Structure of a fucose transporter in an outward-open conformation

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Abstract

The major facilitator superfamily (MFS) transporters are an ancient and widespread family of secondary active transporters1. In Escherichia coli, the uptake of l-fucose, a source of carbon for microorganisms, is mediated by an MFS proton symporter, FucP2,3. Despite intensive study of the MFS transporters, atomic structure information is only available on three proteins and the outward-open conformation has yet to be captured4,5,6. Here we report the crystal structure of FucP at 3.1 Å resolution, which shows that it contains an outward-open, amphipathic cavity. The similarly folded amino and carboxyl domains of FucP have contrasting surface features along the transport path, with negative electrostatic potential on the N domain and hydrophobic surface on the C domain. FucP only contains two acidic residues along the transport path, Asp 46 and Glu 135, which can undergo cycles of protonation and deprotonation. Their essential role in active transport is supported by both in vivo and in vitro experiments. Structure-based biochemical analyses provide insights into energy coupling, substrate recognition and the transport mechanism of FucP.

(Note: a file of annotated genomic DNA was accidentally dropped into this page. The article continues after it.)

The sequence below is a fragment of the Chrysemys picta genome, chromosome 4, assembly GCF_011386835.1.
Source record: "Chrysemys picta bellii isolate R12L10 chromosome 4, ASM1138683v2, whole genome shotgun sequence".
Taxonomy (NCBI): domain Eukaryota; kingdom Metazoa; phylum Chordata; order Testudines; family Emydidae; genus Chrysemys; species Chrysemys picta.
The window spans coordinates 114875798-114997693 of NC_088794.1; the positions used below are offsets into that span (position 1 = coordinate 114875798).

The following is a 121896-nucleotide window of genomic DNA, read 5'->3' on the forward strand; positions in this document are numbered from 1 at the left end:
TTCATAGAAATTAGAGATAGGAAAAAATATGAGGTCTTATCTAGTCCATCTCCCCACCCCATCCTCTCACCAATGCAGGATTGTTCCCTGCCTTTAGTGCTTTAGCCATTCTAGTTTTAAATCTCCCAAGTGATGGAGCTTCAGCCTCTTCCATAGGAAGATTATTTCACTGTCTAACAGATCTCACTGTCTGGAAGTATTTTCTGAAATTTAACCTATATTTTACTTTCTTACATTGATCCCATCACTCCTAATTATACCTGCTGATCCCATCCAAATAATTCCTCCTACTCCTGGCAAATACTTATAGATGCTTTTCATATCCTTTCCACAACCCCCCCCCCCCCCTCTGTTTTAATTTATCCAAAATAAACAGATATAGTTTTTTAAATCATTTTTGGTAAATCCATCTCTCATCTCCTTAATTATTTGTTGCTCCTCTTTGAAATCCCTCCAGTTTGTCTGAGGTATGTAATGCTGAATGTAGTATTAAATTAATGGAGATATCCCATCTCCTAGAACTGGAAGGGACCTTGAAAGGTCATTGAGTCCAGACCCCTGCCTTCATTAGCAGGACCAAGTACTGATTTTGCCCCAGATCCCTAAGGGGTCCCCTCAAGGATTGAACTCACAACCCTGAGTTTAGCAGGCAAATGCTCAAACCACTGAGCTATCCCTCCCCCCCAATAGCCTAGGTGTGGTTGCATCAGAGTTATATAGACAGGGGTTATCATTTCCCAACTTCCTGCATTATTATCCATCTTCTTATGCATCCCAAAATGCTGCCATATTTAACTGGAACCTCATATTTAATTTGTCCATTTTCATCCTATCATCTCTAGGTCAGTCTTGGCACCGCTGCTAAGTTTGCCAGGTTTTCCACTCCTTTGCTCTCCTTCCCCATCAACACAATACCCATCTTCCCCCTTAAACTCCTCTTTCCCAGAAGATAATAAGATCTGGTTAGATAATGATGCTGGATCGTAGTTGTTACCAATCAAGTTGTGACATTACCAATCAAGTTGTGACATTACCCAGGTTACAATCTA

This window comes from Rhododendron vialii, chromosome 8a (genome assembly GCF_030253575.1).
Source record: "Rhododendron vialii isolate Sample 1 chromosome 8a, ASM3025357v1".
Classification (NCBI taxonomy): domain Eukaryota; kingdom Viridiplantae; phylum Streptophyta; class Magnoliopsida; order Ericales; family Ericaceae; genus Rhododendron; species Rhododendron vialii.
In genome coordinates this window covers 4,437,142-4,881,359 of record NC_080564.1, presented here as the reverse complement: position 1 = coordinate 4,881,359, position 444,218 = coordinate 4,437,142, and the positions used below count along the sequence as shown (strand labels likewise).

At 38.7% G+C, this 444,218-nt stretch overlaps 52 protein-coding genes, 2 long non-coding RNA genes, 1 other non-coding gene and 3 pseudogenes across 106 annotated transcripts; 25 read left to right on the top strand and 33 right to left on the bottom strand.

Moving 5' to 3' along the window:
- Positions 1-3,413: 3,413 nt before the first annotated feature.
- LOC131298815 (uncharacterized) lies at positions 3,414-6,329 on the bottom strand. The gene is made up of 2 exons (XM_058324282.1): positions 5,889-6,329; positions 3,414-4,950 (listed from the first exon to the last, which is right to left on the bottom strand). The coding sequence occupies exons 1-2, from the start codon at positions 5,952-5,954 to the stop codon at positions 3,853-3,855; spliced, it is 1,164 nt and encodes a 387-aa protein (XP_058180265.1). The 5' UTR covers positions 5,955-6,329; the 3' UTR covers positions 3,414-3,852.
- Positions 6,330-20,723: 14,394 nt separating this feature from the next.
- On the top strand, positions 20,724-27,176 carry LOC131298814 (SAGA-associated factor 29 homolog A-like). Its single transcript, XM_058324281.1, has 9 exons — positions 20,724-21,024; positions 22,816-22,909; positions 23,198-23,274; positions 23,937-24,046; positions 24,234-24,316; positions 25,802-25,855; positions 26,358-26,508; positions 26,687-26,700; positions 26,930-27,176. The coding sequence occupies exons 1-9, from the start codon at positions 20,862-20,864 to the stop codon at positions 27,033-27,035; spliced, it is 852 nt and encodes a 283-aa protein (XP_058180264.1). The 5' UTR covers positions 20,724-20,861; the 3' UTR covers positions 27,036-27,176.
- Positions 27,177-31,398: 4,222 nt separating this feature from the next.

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Figure 1: FucP has an outward-open conformation.
Figure 2: Alternating access achieved by concentric, rigid-body rotation of the N and C domains of FucP.
Figure 3: The cavity-facing sides of the N and C domains have contrasting surface electrostatic potentials.
Figure 4: A working model for the l -fucose/H + symport by FucP.

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Primary accessions

Protein Data Bank

Data deposits

The atomic coordinates and structure factors of wild-type FucP and FucP (Asn162 Ala) have been deposited in the Protein Data Bank under the accession codes 3O7Q and 3O7P, respectively.

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Acknowledgements

We thank N. Shimizu and T. Kumasaka at Spring-8 beamline BL41XU in Japan, and J. He and S. Huang at the Shanghai Synchrotron Radiation Facility (SSRF) for on-site assistance. This work was supported by funds from the Ministry of Science and Technology (grant number 2009CB918802) and by Tsinghua University 985 Phase II funds. N.Y. acknowledges support from the Yuyuan Foundation and the Li Foundation.

Author information

N.Y. designed the experiments. S.D., L.S., Y.H., F.L. and Y.L. performed the experiments and analysed data. H.G., J.W. and N.Y. analyzed data. N.Y. wrote the manuscript.

Correspondence to Jiawei Wang or Nieng Yan.

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The authors declare no competing financial interests.

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